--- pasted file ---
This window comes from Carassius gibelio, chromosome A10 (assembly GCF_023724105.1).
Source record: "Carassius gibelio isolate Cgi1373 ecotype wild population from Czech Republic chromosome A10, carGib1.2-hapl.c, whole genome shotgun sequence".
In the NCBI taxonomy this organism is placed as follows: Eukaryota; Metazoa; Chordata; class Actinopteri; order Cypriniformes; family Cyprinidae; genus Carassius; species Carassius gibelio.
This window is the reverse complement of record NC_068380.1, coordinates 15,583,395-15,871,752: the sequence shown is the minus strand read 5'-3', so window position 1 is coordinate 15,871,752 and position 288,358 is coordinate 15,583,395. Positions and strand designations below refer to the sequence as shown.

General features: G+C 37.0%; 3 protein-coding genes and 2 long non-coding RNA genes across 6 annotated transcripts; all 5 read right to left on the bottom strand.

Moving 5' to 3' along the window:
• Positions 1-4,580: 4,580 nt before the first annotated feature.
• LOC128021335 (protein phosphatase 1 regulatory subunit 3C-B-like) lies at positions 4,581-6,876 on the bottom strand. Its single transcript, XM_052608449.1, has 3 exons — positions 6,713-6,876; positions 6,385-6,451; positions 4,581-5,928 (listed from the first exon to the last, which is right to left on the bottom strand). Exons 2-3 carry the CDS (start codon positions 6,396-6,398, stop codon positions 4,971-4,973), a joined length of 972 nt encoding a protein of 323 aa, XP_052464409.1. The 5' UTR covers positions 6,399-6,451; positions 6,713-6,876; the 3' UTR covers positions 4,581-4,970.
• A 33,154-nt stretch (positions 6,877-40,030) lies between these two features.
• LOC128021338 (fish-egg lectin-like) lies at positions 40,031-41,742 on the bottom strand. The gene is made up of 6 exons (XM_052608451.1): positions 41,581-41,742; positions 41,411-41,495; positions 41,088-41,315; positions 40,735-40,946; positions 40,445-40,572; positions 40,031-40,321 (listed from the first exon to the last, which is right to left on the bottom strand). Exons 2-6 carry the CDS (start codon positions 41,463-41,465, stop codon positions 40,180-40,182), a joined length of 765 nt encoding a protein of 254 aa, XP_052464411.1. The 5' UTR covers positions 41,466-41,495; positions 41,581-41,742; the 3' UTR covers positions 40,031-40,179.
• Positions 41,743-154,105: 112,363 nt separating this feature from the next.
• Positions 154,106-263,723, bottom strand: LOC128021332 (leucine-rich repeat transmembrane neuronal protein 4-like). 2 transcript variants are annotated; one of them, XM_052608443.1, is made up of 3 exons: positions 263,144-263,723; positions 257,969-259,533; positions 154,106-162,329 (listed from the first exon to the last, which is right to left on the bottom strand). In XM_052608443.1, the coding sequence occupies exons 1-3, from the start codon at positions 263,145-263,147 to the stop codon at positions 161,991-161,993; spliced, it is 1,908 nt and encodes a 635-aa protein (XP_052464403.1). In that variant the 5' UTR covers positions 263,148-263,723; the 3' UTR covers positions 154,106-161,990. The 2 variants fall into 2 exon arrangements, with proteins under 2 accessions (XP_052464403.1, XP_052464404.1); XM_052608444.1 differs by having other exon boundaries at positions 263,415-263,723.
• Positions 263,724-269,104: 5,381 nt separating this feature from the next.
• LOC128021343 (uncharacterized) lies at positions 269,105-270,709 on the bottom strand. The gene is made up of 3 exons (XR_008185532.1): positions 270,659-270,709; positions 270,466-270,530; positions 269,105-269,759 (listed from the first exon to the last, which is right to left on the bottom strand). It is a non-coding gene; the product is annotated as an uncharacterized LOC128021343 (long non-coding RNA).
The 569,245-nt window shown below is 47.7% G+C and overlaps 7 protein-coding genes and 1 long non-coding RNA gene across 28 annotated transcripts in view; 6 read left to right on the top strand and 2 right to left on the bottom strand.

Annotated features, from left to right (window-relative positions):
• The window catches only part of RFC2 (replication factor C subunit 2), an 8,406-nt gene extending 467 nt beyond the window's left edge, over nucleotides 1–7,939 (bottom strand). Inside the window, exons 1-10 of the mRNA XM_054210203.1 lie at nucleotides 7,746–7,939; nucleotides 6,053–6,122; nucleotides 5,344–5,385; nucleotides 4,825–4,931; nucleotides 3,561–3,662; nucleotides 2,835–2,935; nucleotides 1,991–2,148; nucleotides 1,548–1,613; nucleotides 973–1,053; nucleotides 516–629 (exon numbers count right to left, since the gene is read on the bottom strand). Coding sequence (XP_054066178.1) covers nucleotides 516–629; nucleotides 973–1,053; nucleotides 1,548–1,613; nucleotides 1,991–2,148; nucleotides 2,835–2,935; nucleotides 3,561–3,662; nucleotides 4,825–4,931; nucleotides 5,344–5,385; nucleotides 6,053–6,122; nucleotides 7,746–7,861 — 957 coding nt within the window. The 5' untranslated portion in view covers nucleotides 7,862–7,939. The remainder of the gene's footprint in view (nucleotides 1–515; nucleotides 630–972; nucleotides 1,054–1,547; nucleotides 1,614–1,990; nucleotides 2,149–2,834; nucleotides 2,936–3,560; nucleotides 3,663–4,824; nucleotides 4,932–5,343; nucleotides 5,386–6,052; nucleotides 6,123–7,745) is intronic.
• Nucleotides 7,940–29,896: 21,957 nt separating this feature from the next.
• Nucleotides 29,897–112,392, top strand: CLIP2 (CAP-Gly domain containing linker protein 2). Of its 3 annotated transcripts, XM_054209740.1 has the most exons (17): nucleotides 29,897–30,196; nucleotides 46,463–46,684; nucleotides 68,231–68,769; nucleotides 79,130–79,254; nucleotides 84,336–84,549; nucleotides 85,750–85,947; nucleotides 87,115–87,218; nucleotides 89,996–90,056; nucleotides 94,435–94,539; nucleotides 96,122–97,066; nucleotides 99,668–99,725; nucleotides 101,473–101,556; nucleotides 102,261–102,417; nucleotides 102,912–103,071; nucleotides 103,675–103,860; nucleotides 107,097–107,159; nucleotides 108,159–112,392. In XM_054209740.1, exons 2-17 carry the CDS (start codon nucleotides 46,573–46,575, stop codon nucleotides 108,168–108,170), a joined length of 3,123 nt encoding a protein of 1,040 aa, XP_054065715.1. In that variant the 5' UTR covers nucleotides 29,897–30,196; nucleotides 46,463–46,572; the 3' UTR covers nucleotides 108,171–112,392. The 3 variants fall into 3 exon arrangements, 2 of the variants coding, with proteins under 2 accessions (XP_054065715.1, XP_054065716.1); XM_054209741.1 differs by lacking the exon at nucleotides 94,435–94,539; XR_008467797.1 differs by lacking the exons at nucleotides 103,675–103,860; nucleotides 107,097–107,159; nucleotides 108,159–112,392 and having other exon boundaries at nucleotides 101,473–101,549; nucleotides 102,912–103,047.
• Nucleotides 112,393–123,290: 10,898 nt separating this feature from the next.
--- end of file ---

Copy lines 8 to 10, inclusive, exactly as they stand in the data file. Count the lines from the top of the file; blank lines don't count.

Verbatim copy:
• LOC128021335 (protein phosphatase 1 regulatory subunit 3C-B-like) lies at positions 4,581-6,876 on the bottom strand. Its single transcript, XM_052608449.1, has 3 exons — positions 6,713-6,876; positions 6,385-6,451; positions 4,581-5,928 (listed from the first exon to the last, which is right to left on the bottom strand). Exons 2-3 carry the CDS (start codon positions 6,396-6,398, stop codon positions 4,971-4,973), a joined length of 972 nt encoding a protein of 323 aa, XP_052464409.1. The 5' UTR covers positions 6,399-6,451; positions 6,713-6,876; the 3' UTR covers positions 4,581-4,970.
• A 33,154-nt stretch (positions 6,877-40,030) lies between these two features.
• LOC128021338 (fish-egg lectin-like) lies at positions 40,031-41,742 on the bottom strand. The gene is made up of 6 exons (XM_052608451.1): positions 41,581-41,742; positions 41,411-41,495; positions 41,088-41,315; positions 40,735-40,946; positions 40,445-40,572; positions 40,031-40,321 (listed from the first exon to the last, which is right to left on the bottom strand). Exons 2-6 carry the CDS (start codon positions 41,463-41,465, stop codon positions 40,180-40,182), a joined length of 765 nt encoding a protein of 254 aa, XP_052464411.1. The 5' UTR covers positions 41,466-41,495; positions 41,581-41,742; the 3' UTR covers positions 40,031-40,179.